1959 · France
Fabien Chalon is seen as an established artist, who was born and brought up in France, like other well-known artists such as Aurore Bagarry, Isabelle Nori, Bernard Heidsieck, Julien Spianti, and Agnès Baillon. Fabien Chalon was born in 1959.
Galleries and Exhibitions
Two galleries around the world represent and exhibit Fabien Chalon's work, which are Galerie Olivier Waltman in France and Waltman Ortega Fine Art | Miami in the United States. Fabien Chalon's work has most recently been displayed during the exhibition L'Envol at Galerie Olivier Waltman in Paris, France. The exhibition was open from 17 April 2019 until 31 May 2019. Fabien Chalon's only other recorded exhibition on Artland is Summer group show, which took place at Galerie Olivier Waltman in Paris, France (12 June 2019 - 30 August 2019).
Historical Context of France
France has been an influential nation in the unfolding of modernism. Throughout the nineteenth century, France fostered the foundations of what is currently known as the avant-garde, with movements such as Impressionism, Post-Impressionism and Art Nouveau, led by world renowned artists. In the first half of the 20th century, Paris was a fundamental intellectual and cultural centre, establishing vital movements such as Cubism, Fauvism, Dadaism and Surrealism, amongst others. These movements emerged at the beginning of the century, in the period immediately preceding the Second World War. Major French artistic figures from the beginning of the century include Paul Cezanne, Pablo Picasso, Georges Braque (Spanish national who settled in France) Francis Picabia, Marcel Duchamp, Man Ray, and Le Corbusier amongst a multitude of others.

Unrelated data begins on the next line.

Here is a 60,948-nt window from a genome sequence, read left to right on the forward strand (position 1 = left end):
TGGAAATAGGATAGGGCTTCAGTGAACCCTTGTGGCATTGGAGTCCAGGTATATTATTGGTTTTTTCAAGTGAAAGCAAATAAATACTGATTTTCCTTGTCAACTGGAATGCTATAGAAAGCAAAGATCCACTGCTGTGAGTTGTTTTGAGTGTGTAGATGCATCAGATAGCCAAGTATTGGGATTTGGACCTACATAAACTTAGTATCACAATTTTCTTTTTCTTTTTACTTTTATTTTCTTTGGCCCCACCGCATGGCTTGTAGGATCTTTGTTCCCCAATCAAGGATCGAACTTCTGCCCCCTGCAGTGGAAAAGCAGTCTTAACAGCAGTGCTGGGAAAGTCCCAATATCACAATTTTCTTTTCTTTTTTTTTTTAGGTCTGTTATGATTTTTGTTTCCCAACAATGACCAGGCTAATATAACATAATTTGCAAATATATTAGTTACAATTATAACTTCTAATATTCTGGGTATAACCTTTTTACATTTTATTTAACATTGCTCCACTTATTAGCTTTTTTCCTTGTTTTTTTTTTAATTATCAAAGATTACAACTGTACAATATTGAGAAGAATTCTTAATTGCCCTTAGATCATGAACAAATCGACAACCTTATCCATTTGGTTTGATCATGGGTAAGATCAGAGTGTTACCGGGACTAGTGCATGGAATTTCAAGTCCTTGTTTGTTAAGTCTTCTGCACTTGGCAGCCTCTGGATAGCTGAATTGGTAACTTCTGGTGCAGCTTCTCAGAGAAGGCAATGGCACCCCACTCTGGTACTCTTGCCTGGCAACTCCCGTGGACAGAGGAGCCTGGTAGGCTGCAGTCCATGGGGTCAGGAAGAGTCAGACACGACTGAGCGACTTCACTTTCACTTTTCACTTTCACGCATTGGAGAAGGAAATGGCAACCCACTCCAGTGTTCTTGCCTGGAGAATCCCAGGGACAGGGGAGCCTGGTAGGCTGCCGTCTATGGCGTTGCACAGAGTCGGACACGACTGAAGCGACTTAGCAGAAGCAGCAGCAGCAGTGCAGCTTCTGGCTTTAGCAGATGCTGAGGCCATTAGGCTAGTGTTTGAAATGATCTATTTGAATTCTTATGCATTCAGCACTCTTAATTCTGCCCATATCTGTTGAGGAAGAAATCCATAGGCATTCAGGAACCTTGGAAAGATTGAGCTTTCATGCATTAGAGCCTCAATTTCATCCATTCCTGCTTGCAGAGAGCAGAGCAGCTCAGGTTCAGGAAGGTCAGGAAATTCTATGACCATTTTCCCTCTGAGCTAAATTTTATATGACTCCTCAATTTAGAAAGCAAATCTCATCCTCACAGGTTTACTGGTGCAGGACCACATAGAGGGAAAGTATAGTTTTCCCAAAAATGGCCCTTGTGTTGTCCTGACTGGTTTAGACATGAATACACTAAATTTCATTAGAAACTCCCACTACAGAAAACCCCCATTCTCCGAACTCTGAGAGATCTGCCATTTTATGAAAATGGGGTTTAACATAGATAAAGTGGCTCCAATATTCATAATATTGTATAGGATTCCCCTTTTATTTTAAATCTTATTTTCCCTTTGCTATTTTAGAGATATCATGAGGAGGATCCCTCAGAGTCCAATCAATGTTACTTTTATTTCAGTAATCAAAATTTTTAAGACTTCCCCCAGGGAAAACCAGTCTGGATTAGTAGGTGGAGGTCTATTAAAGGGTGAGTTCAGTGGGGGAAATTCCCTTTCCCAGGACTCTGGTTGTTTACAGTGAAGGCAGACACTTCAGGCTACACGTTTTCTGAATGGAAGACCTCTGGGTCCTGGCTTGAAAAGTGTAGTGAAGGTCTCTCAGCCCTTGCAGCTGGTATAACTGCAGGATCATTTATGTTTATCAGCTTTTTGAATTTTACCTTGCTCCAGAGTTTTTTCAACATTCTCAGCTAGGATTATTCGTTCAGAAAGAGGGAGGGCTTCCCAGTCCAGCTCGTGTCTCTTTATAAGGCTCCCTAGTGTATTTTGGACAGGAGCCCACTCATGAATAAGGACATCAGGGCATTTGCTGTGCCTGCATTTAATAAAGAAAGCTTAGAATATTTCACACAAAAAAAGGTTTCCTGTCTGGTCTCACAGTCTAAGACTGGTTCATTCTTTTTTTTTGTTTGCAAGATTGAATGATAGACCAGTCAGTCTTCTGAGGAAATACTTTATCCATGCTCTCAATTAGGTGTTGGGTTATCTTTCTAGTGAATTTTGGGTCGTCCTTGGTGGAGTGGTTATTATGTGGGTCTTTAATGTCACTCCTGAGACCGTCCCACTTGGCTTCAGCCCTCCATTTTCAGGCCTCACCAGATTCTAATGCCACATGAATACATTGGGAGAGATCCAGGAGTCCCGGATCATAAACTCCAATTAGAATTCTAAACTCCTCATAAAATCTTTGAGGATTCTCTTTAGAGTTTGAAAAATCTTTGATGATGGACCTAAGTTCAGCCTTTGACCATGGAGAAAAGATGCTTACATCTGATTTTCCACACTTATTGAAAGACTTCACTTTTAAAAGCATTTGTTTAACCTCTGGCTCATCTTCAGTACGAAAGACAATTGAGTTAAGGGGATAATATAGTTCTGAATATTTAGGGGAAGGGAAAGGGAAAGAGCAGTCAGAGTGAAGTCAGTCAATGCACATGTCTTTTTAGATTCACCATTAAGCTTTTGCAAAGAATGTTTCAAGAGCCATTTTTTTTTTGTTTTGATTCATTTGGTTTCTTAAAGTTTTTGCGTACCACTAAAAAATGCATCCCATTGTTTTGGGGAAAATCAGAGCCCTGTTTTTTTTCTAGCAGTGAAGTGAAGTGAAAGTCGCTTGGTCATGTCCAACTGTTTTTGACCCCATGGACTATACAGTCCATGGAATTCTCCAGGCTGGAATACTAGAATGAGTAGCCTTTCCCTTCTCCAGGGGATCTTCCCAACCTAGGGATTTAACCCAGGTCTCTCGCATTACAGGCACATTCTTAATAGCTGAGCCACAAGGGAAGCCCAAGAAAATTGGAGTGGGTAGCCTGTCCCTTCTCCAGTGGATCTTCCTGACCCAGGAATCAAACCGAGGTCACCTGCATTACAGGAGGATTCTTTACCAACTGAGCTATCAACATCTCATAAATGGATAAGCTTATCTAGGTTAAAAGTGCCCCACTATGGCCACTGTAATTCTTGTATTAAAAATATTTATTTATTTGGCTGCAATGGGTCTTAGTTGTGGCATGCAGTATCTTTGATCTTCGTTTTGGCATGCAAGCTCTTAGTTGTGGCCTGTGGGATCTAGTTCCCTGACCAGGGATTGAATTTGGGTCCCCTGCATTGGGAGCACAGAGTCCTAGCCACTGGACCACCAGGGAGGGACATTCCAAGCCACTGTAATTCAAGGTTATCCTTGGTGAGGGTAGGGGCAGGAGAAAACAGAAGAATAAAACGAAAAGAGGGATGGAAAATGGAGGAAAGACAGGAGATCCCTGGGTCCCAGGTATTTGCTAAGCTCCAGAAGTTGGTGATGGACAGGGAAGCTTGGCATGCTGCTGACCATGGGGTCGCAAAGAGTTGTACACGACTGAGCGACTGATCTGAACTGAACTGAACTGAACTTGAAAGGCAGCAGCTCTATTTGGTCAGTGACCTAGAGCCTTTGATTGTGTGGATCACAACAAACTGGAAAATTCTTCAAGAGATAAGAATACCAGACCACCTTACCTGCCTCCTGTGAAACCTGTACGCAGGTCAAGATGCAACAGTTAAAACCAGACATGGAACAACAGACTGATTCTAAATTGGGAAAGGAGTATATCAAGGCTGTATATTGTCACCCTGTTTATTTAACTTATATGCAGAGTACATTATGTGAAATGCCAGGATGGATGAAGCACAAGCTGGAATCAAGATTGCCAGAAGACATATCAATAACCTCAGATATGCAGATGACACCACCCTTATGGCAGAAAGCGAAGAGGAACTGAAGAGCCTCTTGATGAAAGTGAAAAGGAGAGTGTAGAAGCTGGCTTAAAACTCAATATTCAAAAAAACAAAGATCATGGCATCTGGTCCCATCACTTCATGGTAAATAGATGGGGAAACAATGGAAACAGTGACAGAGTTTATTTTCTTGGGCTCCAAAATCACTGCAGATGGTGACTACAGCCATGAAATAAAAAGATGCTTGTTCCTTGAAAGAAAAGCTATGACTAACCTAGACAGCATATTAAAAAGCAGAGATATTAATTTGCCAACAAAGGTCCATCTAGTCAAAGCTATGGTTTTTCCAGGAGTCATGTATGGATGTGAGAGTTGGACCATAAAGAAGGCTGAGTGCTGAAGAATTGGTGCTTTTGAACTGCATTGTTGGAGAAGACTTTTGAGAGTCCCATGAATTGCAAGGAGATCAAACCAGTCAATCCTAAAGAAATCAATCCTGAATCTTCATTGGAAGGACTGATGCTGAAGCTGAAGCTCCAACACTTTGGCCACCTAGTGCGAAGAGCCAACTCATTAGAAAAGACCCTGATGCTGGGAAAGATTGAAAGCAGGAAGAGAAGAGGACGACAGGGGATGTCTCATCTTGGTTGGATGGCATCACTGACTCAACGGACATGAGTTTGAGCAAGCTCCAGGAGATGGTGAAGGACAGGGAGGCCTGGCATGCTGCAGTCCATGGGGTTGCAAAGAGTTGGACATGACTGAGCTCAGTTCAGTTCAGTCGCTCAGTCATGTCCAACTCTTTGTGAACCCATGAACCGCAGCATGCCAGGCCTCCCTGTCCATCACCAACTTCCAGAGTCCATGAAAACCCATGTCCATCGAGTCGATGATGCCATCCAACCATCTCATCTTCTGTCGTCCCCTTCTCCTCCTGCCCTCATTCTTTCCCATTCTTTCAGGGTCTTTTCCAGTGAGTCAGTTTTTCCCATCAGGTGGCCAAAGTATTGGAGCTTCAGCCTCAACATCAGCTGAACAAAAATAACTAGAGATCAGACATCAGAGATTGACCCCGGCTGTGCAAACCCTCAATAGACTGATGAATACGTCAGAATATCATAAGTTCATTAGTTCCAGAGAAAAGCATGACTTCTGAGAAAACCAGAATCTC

Further Biographical Context for Fabien Chalon
Born in 1959, Fabien Chalon grew up during the 1970s and was inspired by the artistic atmosphere of the time. Conceptualism is often perceived as a reaction to Minimalism, and the dominant art movement of the 1970s, challenging the boundaries of art with its revolutionary features. The movements that ensued were all characteristic of a strong desire to progress and consolidate the art world, in response to the tensions of the previous decade. Process art branched out from Conceptualism, including some of its most essential aspects, but going further in creating mysterious and experimental artistic journeys, while Land Art brought creation to the outsides, initiating early philosophies of environmentalism. In Germany, Expressive figure painting was given another chance for the first time since the decline of Abstract Expressionism almost twenty years ago, the genre regained its prominence through the brushstrokes of Gerhard Richter, Anselm Kiefer and Georg Baselitz. The cosmopolitan and sophisticated position that New York city held in the 1960s remained just as influential in the 1970s. With multiple international renowned artists gravitating the galleries and downtown scene, the city once again strengthened its reputation as the artistic heart of the generation. The Arte Povera movement, which emerged in Italy, received global acknowledgement in the 1970s, and leading figures such as Jannis Kounnelis, Mario Merz, and Michelangelo Pistoletto were critically acclaimed.